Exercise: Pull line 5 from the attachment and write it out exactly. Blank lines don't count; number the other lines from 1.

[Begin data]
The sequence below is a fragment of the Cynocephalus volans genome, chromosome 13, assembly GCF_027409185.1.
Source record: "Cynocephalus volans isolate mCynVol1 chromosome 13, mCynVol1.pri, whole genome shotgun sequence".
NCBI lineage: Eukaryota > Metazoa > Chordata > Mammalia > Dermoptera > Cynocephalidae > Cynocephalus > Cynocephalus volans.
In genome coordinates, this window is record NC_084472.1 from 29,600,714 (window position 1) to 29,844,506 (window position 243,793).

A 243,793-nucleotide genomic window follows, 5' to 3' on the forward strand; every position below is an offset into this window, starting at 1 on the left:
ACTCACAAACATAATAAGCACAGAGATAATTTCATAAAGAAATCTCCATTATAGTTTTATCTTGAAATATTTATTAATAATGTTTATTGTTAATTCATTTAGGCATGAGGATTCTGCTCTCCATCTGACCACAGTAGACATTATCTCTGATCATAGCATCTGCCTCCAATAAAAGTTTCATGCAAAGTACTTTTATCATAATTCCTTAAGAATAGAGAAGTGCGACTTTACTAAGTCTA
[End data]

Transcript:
A 243,793-nucleotide genomic window follows, 5' to 3' on the forward strand; every position below is an offset into this window, starting at 1 on the left: